Over the past few weeks, I’ve been asked the same question approximately 49,283 times.
“So, where you gonna be this year?”
According to my built-in question counter, another query comes in at a close second.
“You ready for the season to start?”
I deem these legitimate questions, and never resent the number of times that they’ve been posed to me. I welcome questions of any type and even enjoy answering them.
The first question proves easy to answer, and generates a response such as this:
“I honestly have no clue.”
This is a truthful response, as I really do have no clue where I’m going to be this year. Most guys possess a reasonable idea of their destination, but spring training is a book of secrets that would make the Defense Department proud. A player doesn’t definitively obtain such information until just before the season commences.
The second question is more problematic. It always produces ambivalence, and such mixed feelings require elaboration. Everyone wants a one-line answer, but answering in such a fashion isn’t easy.
The life we live is never short of emotions, as both humor and pain define our days. As I enter this spring training, I know that a multitude of both emotions await me, and this is the cause for my ambivalence.
I know that I’m going to miss my wife. She will be working hard at her job in St. Louis, paying our mortgage, while I spend my hours doing PFPs and shagging balls in the outfield.
As my dad once stated, “Someone has to support his baseball habit.”
She resolutely accepts this role and I love her dearly. I’ll see her only a few times over the course of the six-month season.
I know I’ll miss my dog. I’ll miss throwing Frisbees to her and hearing her feet clicking the floor as I open the door from a workout. I’ll miss opening the jar of peanut butter, only to hear her running down the stairs five seconds later, licking her lips. Just like my wife, I could really use her unconditional love after a bad game.
I know I’ll miss my mom and my dad. At one time they never missed a game that I played, be it baseball or basketball. Now they almost never even see me, much less watch me play.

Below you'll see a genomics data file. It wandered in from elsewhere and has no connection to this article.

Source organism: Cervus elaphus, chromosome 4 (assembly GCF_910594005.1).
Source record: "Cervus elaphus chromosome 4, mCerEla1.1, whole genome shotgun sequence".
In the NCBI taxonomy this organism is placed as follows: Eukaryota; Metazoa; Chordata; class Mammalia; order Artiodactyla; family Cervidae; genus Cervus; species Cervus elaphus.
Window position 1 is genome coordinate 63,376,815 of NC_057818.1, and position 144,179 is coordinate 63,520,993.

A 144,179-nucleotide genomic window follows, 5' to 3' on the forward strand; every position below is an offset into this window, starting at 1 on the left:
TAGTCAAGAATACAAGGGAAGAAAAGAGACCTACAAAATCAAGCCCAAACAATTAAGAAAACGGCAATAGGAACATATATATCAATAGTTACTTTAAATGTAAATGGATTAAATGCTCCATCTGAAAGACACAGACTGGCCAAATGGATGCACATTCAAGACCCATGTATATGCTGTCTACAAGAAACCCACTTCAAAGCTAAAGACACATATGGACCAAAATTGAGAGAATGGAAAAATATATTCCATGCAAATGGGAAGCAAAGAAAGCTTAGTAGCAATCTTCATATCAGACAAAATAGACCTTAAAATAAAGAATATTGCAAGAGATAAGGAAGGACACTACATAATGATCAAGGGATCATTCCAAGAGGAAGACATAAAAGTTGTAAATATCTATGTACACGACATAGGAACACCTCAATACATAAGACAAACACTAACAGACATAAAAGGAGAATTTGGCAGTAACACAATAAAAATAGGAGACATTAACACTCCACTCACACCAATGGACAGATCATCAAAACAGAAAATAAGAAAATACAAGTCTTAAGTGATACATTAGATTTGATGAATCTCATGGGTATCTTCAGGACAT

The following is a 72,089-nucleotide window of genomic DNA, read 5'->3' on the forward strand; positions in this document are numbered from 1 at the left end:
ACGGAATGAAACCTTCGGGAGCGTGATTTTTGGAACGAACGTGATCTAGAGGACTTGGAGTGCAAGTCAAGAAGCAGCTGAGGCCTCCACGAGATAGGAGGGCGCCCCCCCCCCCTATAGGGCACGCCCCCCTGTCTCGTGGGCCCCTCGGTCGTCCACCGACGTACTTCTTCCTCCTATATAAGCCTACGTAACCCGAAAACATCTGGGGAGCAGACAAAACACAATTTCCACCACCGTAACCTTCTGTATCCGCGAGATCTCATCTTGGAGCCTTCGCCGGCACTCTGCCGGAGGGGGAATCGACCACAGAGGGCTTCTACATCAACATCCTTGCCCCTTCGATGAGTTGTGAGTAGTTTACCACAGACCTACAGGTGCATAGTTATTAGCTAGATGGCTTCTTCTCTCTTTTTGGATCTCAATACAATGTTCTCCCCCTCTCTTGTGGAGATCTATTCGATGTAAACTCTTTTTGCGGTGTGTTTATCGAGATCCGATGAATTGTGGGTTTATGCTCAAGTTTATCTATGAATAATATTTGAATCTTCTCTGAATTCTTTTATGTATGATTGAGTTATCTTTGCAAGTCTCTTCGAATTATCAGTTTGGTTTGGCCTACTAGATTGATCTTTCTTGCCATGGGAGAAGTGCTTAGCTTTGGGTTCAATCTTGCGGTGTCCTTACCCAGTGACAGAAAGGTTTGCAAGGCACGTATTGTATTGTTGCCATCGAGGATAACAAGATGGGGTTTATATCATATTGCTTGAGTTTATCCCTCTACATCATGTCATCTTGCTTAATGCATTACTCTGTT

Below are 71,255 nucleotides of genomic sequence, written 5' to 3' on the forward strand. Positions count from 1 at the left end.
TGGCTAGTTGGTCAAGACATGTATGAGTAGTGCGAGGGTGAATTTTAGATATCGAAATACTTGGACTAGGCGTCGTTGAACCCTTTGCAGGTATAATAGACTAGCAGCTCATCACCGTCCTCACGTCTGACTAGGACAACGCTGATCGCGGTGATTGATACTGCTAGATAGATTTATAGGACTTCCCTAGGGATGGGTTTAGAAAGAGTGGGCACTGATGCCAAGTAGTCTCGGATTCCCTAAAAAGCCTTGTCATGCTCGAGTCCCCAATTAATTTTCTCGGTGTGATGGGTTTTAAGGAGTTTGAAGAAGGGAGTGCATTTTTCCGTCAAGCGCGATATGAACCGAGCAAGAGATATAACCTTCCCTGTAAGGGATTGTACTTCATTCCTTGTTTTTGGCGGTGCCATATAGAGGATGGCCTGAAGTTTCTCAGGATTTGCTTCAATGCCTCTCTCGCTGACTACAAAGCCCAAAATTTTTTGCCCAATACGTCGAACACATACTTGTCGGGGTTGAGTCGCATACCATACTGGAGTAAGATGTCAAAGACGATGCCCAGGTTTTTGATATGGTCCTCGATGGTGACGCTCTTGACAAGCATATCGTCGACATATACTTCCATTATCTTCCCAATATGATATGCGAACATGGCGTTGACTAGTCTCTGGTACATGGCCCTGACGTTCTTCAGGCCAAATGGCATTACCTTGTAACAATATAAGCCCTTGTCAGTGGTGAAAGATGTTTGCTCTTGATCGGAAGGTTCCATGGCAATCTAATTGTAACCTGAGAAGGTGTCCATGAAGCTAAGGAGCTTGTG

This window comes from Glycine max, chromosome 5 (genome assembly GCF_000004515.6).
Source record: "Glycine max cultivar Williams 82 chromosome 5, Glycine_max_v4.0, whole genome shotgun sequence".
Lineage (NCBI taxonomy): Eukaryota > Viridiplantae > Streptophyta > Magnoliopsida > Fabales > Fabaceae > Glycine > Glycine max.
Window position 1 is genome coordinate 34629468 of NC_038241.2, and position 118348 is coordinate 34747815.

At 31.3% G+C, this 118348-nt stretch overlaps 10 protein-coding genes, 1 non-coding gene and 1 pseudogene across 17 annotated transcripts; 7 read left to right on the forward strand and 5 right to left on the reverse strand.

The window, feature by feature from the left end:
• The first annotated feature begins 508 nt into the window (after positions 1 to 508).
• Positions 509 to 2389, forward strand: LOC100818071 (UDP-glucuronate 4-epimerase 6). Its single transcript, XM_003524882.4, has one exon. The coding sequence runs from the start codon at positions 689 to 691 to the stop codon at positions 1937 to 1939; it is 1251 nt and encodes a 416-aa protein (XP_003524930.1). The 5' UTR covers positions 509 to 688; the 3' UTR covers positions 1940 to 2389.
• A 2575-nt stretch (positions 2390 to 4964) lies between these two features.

I’ll miss my sister graduate from college. She will probably graduate with a perfect 4.0 GPA. (Thanks for showing up your brother!) Missing this will not come as a surprise though, as I also missed both my younger sisters’ high school graduations. I barely made it to my older sister’s wedding.
But I will be playing baseball, the game that I love. I’ll be competing near the pinnacle, with my sights still targeted towards a dream that has come to encompass my life.
I will be alongside my teammates, some of whom are like brothers: Ryan Sadowski, Steve Palazzolo, Osiris Matos, Dave McKae, and too many others to name in this article. I’ll be in the clubhouse, laughing at absurdities that can only be produced by a room full of guys in the possession of free time.
I had a good season last year, and feel that I am closer than ever to reaching this goal. Snared in a tar pit called Double A the last few years, I may have finally scratched and clawed myself out of this trap. Hope and eternal optimism still drive me.
There are enough pitchers in minor league camp to fill a small rock quarry. Most are younger, only a handful are older. Some of the young guys I have never even met. Many will not even survive the spring. All of them I’ll be competing against, but I’ll be doing so with a smile on my face. They’re all my teammates, and I love every one of them.
I miss my teammates, and I miss playing this game.
So, with a smile on my face but a tear in my eye, the answer is always, “Yes, I’m ready.”
Let the season begin.
Garrett Broshuis, who will be writing a regular Prospect Diary for us this year, is heading to Giants spring training this week. You can e-mail Garrett questions or comments to firstname.lastname@example.org.